CHESTNUT HILL, Mass. – No. 11 Notre Dame’s bid for three straight wins at Conte Forum fell victim to a resurgent offense from No. 2 Boston College on Saturday afternoon. Kevin Hayes scored once and Johnny Gaudreau chipped in two en route to a nine-point night for the Eagles’ top scoring line, as the Eagles answered the Irish with a 4-2 win.
The loss snapped the Irish’s eight-game unbeaten run and forces a decisive third game on Sunday afternoon.
Noting the differences between game one and game two, Irish coach Jeff Jackson pointed to two things: officiating (eight penalties whistled in the first period, compared to three on Friday), and the reemergence of the Eagles’ top line.
“BC’s top line played like the best line in college hockey,” Jackson remarked, “Punch, counterpunch. You expect that from a great team.”
It wasn’t a pure role reversal from Friday night, as the Irish controlled the puck in the early stages and held the Eagles at bay for long stretches, especially in the second period.
However, the offensive flurries for BC were more frequent, more furious, and ultimately, more successful.
“Our work ethic was better tonight, I thought our battles were better tonight,” Eagles coach Jerry York said. “We got a big push out of Billy Arnold’s line, and Johnny in particular was really on top of his game tonight.”
The prevailing expectation was that the Eagles would come out of the gate firing, but it was Notre Dame’s Bryan Rust who blasted in the first goal, just 39 seconds into the game.
With Shayne Taker and Andy Ryan manning their posts along the blue line, Ryan slid the puck along the line to a waiting Rust, who fired it into the back of the net for his third goal in as many games.
The pressure continued for the Irish, drawing a roughing penalty from Quinn Smith and a desperation holding penalty from Patrick Brown, who prevented a bad neutral zone giveaway from turning into a second Irish goal.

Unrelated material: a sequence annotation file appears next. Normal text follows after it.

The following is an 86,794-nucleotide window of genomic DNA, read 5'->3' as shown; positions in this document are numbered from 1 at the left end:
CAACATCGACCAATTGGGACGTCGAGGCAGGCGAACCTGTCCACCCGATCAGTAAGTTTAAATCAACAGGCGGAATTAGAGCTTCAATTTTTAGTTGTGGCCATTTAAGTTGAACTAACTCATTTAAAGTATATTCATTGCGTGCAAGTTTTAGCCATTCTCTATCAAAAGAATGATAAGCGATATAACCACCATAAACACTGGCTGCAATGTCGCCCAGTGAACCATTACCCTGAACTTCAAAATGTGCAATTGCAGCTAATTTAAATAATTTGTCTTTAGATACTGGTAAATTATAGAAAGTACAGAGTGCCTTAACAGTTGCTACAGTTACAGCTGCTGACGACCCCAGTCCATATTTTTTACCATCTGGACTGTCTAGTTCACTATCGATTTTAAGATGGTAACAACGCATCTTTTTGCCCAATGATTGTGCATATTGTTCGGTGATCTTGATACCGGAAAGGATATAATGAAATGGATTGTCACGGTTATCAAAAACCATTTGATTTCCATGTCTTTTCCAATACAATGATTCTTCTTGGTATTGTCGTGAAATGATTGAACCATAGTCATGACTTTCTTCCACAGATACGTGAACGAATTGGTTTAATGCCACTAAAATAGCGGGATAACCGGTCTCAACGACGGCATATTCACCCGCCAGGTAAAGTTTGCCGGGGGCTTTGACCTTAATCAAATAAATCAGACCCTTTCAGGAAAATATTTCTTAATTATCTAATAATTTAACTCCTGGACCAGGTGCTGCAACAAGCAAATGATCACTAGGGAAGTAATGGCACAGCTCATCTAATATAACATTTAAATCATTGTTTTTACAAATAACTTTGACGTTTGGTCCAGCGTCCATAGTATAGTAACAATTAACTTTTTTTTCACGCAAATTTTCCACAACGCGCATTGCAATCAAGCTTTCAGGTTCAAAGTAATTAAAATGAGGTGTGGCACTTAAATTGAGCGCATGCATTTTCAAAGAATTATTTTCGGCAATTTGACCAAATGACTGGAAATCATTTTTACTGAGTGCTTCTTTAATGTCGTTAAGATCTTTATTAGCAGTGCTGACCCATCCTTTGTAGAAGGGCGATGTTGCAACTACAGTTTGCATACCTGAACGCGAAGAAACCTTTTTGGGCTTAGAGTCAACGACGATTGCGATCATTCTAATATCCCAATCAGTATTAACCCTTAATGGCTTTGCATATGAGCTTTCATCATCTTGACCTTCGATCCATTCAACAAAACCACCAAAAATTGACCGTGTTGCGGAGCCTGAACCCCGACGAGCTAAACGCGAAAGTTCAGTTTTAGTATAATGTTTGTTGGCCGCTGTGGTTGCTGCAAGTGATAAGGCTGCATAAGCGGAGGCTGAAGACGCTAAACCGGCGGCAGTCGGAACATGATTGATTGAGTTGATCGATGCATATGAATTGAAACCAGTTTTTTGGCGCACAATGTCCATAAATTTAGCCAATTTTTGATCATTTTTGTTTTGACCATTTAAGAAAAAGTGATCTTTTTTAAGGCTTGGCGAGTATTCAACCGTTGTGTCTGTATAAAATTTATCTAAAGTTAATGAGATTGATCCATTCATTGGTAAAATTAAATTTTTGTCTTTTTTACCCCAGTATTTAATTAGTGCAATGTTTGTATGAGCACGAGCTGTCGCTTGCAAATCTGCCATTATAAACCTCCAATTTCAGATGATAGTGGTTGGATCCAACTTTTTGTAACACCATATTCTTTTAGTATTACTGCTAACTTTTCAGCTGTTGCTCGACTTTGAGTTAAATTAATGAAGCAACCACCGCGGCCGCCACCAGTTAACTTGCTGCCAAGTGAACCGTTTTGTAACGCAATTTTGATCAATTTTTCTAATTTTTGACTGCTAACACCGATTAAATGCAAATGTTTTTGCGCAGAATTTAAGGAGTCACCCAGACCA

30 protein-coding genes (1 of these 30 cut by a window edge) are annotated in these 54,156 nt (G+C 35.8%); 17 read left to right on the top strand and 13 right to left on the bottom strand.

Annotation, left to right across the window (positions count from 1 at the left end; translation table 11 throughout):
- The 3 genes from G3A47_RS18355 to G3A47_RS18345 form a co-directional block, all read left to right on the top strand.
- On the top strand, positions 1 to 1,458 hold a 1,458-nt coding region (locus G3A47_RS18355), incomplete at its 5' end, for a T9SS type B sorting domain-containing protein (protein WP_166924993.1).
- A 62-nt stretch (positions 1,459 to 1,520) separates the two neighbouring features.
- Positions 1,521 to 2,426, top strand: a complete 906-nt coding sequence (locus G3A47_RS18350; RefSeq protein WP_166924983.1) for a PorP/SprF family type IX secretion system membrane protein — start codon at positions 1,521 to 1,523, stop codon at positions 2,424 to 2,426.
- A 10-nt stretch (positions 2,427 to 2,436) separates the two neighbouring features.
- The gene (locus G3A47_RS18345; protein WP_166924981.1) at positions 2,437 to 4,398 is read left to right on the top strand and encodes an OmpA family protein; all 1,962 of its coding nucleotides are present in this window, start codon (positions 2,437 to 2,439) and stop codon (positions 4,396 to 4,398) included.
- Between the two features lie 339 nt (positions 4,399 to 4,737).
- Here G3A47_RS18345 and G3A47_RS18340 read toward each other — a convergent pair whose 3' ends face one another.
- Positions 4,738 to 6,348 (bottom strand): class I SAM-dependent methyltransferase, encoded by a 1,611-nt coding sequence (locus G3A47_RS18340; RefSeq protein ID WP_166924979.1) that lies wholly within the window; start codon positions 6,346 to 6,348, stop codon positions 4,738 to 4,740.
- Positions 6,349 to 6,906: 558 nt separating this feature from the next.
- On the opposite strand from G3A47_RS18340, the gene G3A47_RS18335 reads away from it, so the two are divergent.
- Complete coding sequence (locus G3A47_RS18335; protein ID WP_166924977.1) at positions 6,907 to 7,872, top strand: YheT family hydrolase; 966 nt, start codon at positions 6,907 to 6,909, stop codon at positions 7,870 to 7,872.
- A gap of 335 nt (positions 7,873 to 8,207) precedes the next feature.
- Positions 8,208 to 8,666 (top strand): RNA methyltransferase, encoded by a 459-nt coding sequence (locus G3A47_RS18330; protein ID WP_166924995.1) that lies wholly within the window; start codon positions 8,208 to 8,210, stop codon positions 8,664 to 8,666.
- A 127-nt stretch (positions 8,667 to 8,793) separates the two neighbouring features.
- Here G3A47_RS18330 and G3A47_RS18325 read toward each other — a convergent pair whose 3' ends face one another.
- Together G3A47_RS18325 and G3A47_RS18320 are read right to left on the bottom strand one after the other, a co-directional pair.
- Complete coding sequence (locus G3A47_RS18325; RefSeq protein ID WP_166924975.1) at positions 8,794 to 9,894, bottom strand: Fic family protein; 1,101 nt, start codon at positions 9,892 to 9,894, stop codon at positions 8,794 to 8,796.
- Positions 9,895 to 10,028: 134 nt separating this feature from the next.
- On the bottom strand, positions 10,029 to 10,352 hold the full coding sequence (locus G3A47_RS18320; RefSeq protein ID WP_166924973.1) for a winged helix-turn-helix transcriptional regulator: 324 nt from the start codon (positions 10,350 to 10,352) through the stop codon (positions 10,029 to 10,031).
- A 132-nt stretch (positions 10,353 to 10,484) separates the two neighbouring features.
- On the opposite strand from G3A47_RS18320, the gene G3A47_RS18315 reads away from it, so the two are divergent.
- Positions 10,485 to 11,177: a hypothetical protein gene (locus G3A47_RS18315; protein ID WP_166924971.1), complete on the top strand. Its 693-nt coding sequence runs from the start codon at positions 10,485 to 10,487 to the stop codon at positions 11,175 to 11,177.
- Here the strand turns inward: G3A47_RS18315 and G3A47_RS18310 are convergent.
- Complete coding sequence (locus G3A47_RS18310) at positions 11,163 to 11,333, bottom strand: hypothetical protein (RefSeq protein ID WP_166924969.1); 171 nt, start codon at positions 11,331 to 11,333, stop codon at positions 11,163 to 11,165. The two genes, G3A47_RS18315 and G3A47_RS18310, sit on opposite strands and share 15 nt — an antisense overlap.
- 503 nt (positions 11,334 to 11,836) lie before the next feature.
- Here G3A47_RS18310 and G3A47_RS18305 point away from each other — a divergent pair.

Moments after the Brown penalty expired, the tide turned, and the Eagles emerged from their malaise.
At 10:28 into the first period, BC captain Patrick Brown escaped the penalty box right as Bill Arnold outletted the puck, creating a three-on-one rush. With Gaudreau scooting down the left wing, the puck was fed back in front to Brown for the finish, tying the score at 1-1.
“A key to the game was that we gave up an early goal, but the bench didn’t sag at all,” York said.
If nothing else, the tying goal jolted the Eagles to life for the first time in the series, as they quickly took control of the game’s pace and outshot the Irish 19-6 (aided by four power plays), surging ahead to take the lead, 2-1.
On a five-on-three power play at 17:39, the Eagles had plenty of room for their top scoring line to execute a tic-tac-toe goal, with Arnold from behind the goal feeding the puck to Kevin Hayes in the right circle, then on to Gaudreau for the back-door finish.
“We just came out a lot harder tonight,” Gaudreau said afterwards. “We established a great forecheck in the early part of the game.”
The first period saw eight penalties called, though the Irish had three power play chances that came up empty.
“There was no flow to [the first period] with all the penalties, and it really was the difference in the game,” Jackson said. “Our power play really hurt us. I thought that it actually gave them momentum.”
Much to the credit of Jackson’s squad, the Irish responded by calming the game back to a more contained pace in the second period.
That was the only period in which the Irish were able to impose their will, as the Eagles tacked on two more in the third period to pull away.
The eventual game-winner came from Kevin Hayes 5:58 into the third period, after a whiffed shot from Scott Savage at the blue line found Hayes wide open at the bottom of the left circle. Just 91 seconds later, Gaudreau followed it up with the dagger, scoring five-hole on Steven Summerhays (33 saves).
The loss sets up an intriguing elimination game tomorrow, with the winner advancing to the Hockey East semifinals.
“We’ve both played each other pretty tough over the last several games,” Jackson noted. “They’ll [all] be tired. College kids aren’t used to three games in three days.”